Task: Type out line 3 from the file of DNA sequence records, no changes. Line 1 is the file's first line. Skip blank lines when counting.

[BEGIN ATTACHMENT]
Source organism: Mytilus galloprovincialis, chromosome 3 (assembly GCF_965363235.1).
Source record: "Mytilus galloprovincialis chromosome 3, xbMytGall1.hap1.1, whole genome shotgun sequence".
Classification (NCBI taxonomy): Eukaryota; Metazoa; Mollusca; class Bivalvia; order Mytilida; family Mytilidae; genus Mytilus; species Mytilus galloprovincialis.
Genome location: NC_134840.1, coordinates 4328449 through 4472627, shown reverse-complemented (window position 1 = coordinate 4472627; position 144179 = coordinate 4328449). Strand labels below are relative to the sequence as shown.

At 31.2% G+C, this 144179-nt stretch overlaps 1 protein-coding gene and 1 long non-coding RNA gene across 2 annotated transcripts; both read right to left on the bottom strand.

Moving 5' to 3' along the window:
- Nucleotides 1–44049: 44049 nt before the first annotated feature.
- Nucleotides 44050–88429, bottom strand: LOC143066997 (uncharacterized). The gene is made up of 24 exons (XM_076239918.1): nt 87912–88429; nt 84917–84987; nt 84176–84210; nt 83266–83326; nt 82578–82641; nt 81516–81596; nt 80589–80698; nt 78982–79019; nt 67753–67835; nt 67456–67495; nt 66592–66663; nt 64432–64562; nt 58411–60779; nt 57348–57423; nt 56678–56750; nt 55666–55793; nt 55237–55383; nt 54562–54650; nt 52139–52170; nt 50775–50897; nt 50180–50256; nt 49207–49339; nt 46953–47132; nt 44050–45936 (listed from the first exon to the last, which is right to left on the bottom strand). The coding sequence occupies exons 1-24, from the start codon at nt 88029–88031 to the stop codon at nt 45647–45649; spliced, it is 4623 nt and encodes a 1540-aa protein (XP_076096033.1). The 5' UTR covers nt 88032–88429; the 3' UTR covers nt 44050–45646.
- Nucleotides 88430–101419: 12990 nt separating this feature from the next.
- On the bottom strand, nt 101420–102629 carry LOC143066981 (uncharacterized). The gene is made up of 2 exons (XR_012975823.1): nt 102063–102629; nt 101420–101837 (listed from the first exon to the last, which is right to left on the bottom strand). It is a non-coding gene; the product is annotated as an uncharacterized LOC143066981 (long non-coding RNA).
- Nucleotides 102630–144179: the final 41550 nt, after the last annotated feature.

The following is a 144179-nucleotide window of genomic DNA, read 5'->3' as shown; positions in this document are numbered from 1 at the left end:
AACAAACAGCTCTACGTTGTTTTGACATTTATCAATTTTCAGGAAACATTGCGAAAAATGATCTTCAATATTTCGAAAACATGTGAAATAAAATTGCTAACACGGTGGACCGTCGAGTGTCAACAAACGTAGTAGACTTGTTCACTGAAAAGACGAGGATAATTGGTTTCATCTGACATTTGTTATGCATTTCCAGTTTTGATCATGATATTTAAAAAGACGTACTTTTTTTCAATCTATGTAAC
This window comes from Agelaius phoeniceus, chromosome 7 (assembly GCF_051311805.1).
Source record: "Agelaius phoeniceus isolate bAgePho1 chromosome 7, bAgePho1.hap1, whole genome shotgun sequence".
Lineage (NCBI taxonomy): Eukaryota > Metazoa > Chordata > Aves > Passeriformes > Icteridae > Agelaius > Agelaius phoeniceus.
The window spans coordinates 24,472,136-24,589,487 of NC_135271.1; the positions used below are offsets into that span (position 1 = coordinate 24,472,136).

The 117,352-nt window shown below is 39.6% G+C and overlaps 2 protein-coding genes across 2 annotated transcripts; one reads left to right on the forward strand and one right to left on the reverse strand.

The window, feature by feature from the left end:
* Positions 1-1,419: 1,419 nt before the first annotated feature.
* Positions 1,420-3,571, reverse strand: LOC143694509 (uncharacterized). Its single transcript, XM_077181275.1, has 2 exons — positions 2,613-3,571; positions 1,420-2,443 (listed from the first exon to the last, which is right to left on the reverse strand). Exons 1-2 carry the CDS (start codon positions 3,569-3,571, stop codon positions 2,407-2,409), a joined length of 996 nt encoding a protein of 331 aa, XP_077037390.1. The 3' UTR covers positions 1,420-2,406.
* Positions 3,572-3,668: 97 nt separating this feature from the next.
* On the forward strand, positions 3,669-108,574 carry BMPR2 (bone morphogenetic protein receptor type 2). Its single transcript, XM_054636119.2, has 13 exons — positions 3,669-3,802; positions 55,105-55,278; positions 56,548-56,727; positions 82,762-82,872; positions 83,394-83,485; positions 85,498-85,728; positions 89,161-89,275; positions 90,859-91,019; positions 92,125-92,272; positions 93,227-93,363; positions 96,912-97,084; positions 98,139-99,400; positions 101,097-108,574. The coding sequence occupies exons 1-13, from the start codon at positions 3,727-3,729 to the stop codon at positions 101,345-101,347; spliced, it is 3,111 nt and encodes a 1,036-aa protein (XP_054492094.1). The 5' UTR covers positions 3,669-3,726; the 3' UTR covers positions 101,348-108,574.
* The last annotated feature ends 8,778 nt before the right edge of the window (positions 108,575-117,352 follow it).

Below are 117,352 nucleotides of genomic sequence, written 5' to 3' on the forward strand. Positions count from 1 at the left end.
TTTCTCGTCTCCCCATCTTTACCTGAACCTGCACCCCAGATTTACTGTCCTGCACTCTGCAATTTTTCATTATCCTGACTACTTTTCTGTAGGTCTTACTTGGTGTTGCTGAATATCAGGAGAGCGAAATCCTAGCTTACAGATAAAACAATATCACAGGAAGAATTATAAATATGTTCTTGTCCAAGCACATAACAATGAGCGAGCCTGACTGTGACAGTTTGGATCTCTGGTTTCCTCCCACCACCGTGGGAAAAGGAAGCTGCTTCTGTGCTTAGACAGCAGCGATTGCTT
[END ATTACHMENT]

Classification (NCBI taxonomy): Eukaryota; Metazoa; Mollusca; class Bivalvia; order Mytilida; family Mytilidae; genus Mytilus; species Mytilus galloprovincialis.